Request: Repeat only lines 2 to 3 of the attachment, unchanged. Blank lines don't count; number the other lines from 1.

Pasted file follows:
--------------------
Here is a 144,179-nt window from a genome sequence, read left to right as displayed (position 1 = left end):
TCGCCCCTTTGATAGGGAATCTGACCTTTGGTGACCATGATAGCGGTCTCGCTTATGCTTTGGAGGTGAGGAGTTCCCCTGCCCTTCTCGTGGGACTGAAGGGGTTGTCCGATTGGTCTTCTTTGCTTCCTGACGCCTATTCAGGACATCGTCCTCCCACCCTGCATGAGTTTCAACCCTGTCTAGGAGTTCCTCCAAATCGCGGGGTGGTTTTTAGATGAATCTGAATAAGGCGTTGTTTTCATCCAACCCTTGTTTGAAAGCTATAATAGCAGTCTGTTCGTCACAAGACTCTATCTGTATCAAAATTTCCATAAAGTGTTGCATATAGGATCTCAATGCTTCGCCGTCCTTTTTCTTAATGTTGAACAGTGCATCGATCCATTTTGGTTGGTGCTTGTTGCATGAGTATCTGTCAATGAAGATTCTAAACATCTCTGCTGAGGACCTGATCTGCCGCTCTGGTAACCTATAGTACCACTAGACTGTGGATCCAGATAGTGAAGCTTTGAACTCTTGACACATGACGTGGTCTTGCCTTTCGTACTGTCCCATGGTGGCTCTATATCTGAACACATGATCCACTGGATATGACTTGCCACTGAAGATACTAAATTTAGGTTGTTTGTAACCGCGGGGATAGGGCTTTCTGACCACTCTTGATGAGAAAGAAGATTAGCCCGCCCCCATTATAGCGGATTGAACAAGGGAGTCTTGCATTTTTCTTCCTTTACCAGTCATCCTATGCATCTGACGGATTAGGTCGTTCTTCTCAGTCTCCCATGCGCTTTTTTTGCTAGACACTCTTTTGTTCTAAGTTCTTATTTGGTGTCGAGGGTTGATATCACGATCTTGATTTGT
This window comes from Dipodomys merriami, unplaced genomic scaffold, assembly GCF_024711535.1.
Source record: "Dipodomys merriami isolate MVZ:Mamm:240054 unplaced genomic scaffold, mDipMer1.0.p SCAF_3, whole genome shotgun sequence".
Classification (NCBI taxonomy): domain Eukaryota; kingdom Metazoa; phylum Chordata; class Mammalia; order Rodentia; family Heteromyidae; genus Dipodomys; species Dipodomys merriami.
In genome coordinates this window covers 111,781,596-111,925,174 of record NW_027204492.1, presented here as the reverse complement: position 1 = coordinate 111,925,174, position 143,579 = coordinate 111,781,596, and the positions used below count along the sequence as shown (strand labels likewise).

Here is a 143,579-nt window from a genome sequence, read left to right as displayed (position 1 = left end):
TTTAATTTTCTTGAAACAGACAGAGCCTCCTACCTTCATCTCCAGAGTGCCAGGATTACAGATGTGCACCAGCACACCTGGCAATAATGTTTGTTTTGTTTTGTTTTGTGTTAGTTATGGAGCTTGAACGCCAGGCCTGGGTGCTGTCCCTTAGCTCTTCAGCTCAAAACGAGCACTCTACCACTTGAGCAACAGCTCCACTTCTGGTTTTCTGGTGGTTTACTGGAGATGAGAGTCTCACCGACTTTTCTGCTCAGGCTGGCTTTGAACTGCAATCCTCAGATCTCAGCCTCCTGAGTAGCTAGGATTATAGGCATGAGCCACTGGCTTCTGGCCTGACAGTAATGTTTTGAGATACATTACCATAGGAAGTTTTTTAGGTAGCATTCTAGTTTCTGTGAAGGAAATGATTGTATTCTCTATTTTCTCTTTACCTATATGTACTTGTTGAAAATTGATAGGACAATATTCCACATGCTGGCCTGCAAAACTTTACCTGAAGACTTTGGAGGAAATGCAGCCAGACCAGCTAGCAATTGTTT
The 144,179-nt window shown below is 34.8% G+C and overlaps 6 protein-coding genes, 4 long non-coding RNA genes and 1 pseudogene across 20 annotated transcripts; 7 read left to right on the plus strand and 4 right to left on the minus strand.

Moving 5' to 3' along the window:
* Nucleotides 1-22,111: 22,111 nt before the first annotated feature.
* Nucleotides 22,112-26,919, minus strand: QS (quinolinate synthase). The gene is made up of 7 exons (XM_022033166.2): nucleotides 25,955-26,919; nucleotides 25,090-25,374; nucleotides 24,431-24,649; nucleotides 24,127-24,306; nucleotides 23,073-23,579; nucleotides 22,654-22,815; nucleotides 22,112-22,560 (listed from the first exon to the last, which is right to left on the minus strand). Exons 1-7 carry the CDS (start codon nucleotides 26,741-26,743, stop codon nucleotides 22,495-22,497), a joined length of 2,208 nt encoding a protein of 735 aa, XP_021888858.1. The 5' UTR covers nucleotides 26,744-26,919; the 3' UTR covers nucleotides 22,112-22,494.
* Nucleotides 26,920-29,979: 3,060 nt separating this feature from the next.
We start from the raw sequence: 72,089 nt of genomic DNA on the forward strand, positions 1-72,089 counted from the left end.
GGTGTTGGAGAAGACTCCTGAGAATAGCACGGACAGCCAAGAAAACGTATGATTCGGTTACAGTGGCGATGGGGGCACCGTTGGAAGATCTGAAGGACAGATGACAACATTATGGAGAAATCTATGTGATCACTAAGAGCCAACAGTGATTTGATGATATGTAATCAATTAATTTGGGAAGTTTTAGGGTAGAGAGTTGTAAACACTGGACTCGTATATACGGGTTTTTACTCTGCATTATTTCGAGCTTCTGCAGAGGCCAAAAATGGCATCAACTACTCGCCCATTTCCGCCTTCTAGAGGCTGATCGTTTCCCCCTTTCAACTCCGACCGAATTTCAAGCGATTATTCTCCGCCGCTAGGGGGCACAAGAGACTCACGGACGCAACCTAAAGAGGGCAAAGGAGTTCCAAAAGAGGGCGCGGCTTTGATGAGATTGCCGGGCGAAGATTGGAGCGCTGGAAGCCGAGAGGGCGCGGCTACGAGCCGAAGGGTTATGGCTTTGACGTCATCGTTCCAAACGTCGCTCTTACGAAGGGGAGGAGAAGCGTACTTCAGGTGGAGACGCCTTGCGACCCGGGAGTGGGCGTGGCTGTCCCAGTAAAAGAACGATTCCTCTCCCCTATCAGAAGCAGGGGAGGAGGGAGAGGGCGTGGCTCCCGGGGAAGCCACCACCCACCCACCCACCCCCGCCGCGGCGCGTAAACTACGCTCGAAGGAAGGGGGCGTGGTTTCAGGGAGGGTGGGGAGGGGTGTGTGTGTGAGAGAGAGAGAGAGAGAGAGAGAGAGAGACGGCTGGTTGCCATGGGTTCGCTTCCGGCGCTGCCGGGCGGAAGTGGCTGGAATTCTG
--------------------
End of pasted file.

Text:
TCGCCCCTTTGATAGGGAATCTGACCTTTGGTGACCATGATAGCGGTCTCGCTTATGCTTTGGAGGTGAGGAGTTCCCCTGCCCTTCTCGTGGGACTGAAGGGGTTGTCCGATTGGTCTTCTTTGCTTCCTGACGCCTATTCAGGACATCGTCCTCCCACCCTGCATGAGTTTCAACCCTGTCTAGGAGTTCCTCCAAATCGCGGGGTGGTTTTTAGATGAATCTGAATAAGGCGTTGTTTTCATCCAACCCTTGTTTGAAAGCTATAATAGCAGTCTGTTCGTCACAAGACTCTATCTGTATCAAAATTTCCATAAAGTGTTGCATATAGGATCTCAATGCTTCGCCGTCCTTTTTCTTAATGTTGAACAGTGCATCGATCCATTTTGGTTGGTGCTTGTTGCATGAGTATCTGTCAATGAAGATTCTAAACATCTCTGCTGAGGACCTGATCTGCCGCTCTGGTAACCTATAGTACCACTAGACTGTGGATCCAGATAGTGAAGCTTTGAACTCTTGACACATGACGTGGTCTTGCCTTTCGTACTGTCCCATGGTGGCTCTATATCTGAACACATGATCCACTGGATATGACTTGCCACTGAAGATACTAAATTTAGGTTGTTTGTAACCGCGGGGATAGGGCTTTCTGACCACTCTTGATGAGAAAGAAGATTAGCCCGCCCCCATTATAGCGGATTGAACAAGGGAGTCTTGCATTTTTCTTCCTTTACCAGTCATCCTATGCATCTGACGGATTAGGTCGTTCTTCTCAGTCTCCCATGCGCTTTTTTTGCTAGACACTCTTTTGTTCTAAGTTCTTATTTGGTGTCGAGGGTTGATATCACGATCTTGATTTGT
This window comes from Dipodomys merriami, unplaced genomic scaffold, assembly GCF_024711535.1.